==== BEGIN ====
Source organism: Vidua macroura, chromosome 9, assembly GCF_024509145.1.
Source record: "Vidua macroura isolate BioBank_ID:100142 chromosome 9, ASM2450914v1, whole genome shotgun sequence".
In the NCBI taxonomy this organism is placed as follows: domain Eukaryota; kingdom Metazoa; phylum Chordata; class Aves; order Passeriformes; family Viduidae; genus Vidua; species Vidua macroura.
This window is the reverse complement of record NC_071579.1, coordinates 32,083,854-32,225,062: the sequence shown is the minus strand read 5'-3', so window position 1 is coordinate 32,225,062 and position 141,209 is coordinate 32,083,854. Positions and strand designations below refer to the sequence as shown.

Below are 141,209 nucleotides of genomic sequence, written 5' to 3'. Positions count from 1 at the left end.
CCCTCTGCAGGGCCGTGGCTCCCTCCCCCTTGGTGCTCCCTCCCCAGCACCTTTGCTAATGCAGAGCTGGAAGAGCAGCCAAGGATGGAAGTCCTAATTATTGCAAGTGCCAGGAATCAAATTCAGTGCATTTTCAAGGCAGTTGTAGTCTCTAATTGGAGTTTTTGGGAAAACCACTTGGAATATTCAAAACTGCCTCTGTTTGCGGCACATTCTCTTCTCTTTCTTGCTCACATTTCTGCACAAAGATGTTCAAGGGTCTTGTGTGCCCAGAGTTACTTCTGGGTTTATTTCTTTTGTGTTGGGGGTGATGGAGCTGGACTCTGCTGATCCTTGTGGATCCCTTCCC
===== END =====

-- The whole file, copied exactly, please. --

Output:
Source organism: Vidua macroura, chromosome 9, assembly GCF_024509145.1.
Source record: "Vidua macroura isolate BioBank_ID:100142 chromosome 9, ASM2450914v1, whole genome shotgun sequence".
In the NCBI taxonomy this organism is placed as follows: domain Eukaryota; kingdom Metazoa; phylum Chordata; class Aves; order Passeriformes; family Viduidae; genus Vidua; species Vidua macroura.
This window is the reverse complement of record NC_071579.1, coordinates 32,083,854-32,225,062: the sequence shown is the minus strand read 5'-3', so window position 1 is coordinate 32,225,062 and position 141,209 is coordinate 32,083,854. Positions and strand designations below refer to the sequence as shown.

Below are 141,209 nucleotides of genomic sequence, written 5' to 3'. Positions count from 1 at the left end.
CCCTCTGCAGGGCCGTGGCTCCCTCCCCCTTGGTGCTCCCTCCCCAGCACCTTTGCTAATGCAGAGCTGGAAGAGCAGCCAAGGATGGAAGTCCTAATTATTGCAAGTGCCAGGAATCAAATTCAGTGCATTTTCAAGGCAGTTGTAGTCTCTAATTGGAGTTTTTGGGAAAACCACTTGGAATATTCAAAACTGCCTCTGTTTGCGGCACATTCTCTTCTCTTTCTTGCTCACATTTCTGCACAAAGATGTTCAAGGGTCTTGTGTGCCCAGAGTTACTTCTGGGTTTATTTCTTTTGTGTTGGGGGTGATGGAGCTGGACTCTGCTGATCCTTGTGGATCCCTTCCC